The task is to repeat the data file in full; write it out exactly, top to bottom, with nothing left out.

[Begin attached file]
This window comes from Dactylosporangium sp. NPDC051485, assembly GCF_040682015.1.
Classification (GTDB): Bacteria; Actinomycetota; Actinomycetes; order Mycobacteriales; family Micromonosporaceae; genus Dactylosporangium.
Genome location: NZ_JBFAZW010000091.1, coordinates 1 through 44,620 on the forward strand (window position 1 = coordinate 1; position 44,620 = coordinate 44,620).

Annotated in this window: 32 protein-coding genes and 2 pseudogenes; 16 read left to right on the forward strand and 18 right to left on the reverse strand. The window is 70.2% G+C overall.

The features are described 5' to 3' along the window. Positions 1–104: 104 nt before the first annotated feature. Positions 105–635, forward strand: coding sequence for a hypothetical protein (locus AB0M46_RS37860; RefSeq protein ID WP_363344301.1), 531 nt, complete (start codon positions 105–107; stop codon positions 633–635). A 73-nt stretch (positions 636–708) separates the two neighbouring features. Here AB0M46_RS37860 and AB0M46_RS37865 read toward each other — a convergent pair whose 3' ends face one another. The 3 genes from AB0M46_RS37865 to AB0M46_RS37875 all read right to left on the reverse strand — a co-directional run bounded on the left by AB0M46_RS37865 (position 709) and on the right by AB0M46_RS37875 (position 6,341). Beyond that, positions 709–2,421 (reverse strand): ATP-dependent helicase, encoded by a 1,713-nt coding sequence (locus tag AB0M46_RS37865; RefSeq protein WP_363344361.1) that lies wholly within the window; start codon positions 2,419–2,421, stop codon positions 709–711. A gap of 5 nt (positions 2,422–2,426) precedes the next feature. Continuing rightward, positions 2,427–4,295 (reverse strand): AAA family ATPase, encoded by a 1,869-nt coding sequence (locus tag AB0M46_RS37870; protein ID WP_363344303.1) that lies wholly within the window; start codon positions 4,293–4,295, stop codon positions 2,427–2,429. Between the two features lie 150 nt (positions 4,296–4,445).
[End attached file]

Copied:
This window comes from Dactylosporangium sp. NPDC051485, assembly GCF_040682015.1.
Classification (GTDB): Bacteria; Actinomycetota; Actinomycetes; order Mycobacteriales; family Micromonosporaceae; genus Dactylosporangium.
Genome location: NZ_JBFAZW010000091.1, coordinates 1 through 44,620 on the forward strand (window position 1 = coordinate 1; position 44,620 = coordinate 44,620).

Annotated in this window: 32 protein-coding genes and 2 pseudogenes; 16 read left to right on the forward strand and 18 right to left on the reverse strand. The window is 70.2% G+C overall.

The features are described 5' to 3' along the window. Positions 1–104: 104 nt before the first annotated feature. Positions 105–635, forward strand: coding sequence for a hypothetical protein (locus AB0M46_RS37860; RefSeq protein ID WP_363344301.1), 531 nt, complete (start codon positions 105–107; stop codon positions 633–635). A 73-nt stretch (positions 636–708) separates the two neighbouring features. Here AB0M46_RS37860 and AB0M46_RS37865 read toward each other — a convergent pair whose 3' ends face one another. The 3 genes from AB0M46_RS37865 to AB0M46_RS37875 all read right to left on the reverse strand — a co-directional run bounded on the left by AB0M46_RS37865 (position 709) and on the right by AB0M46_RS37875 (position 6,341). Beyond that, positions 709–2,421 (reverse strand): ATP-dependent helicase, encoded by a 1,713-nt coding sequence (locus tag AB0M46_RS37865; RefSeq protein WP_363344361.1) that lies wholly within the window; start codon positions 2,419–2,421, stop codon positions 709–711. A gap of 5 nt (positions 2,422–2,426) precedes the next feature. Continuing rightward, positions 2,427–4,295 (reverse strand): AAA family ATPase, encoded by a 1,869-nt coding sequence (locus tag AB0M46_RS37870; protein ID WP_363344303.1) that lies wholly within the window; start codon positions 4,293–4,295, stop codon positions 2,427–2,429. Between the two features lie 150 nt (positions 4,296–4,445).